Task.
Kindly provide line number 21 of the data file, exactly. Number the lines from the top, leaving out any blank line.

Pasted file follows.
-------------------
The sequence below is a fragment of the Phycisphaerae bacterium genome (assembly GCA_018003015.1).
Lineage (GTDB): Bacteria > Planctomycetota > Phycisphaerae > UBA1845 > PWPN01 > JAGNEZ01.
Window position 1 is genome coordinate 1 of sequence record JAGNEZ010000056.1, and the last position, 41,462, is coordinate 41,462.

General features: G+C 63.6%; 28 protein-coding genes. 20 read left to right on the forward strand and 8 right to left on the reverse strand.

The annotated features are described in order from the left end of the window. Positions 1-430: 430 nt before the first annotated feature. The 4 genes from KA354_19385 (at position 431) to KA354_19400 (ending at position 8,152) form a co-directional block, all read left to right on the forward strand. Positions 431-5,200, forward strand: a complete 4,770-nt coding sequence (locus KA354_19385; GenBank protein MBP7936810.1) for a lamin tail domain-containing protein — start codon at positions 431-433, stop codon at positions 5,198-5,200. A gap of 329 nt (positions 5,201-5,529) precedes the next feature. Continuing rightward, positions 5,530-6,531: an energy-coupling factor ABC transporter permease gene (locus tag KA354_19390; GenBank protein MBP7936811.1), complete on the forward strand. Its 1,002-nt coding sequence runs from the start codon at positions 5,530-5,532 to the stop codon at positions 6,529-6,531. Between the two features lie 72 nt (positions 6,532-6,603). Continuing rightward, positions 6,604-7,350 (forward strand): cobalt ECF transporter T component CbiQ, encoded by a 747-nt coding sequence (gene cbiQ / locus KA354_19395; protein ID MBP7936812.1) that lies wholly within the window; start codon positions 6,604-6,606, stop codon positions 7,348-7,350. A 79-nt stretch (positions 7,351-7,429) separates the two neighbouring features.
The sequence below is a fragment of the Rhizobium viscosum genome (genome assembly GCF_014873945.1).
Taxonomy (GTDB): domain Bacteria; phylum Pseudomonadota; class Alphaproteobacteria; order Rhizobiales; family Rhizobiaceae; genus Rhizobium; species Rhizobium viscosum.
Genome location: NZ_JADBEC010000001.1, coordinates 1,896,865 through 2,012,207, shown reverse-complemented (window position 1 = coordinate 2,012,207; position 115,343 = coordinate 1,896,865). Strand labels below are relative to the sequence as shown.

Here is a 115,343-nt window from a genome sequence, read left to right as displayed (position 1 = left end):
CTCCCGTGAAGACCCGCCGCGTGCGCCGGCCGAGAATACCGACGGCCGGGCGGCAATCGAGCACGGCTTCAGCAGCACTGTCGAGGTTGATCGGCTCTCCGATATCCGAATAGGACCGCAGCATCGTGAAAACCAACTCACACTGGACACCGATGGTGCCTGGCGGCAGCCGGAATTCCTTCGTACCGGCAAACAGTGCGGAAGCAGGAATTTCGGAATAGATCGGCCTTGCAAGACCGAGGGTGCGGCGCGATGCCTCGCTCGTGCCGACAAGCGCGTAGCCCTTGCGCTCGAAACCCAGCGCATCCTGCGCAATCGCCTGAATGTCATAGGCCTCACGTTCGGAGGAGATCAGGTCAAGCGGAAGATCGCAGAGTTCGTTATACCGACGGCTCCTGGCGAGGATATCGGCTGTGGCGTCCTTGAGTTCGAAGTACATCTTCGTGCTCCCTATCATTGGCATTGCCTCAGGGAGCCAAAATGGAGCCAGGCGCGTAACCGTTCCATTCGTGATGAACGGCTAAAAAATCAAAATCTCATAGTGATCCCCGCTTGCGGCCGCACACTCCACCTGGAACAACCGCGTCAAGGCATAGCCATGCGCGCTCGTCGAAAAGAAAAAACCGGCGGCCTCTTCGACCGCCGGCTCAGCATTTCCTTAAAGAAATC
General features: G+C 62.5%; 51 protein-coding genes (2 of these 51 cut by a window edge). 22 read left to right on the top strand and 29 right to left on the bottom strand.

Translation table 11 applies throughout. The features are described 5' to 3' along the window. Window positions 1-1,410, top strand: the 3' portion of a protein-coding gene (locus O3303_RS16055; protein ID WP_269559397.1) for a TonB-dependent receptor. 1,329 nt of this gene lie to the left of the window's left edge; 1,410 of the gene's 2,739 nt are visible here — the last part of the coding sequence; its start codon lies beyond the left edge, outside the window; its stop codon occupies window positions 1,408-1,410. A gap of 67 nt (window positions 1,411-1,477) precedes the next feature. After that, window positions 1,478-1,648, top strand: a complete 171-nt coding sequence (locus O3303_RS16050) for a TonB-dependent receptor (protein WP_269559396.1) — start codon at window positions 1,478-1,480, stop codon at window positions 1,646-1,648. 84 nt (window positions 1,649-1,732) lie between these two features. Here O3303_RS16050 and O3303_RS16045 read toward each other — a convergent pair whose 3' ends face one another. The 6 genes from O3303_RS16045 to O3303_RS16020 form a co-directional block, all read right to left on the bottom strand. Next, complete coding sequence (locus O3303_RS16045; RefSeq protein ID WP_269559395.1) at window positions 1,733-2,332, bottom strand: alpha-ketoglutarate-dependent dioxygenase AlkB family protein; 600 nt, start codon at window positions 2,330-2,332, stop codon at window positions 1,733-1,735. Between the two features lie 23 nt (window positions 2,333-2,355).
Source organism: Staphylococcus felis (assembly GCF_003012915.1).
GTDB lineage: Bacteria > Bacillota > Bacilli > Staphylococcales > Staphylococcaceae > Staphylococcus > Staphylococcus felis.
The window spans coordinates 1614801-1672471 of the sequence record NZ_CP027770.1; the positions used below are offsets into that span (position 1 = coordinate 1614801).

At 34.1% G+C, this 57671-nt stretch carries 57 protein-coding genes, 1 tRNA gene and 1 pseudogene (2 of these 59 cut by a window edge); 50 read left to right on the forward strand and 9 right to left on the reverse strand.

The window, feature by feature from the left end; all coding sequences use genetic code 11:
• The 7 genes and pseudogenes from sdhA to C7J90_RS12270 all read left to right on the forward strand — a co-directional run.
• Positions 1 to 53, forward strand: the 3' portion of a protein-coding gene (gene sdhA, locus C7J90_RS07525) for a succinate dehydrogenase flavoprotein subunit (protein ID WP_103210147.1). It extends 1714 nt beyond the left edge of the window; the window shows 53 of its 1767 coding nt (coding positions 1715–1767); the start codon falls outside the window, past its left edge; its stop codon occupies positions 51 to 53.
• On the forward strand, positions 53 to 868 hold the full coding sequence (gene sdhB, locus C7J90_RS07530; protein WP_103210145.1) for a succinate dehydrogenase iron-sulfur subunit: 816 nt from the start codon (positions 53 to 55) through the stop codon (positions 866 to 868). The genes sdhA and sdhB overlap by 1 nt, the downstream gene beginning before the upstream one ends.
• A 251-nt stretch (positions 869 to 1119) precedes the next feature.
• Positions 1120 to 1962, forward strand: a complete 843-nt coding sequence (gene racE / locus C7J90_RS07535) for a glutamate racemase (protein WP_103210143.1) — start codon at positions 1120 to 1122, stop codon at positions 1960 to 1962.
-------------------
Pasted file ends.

• A 251-nt stretch (positions 869 to 1119) precedes the next feature.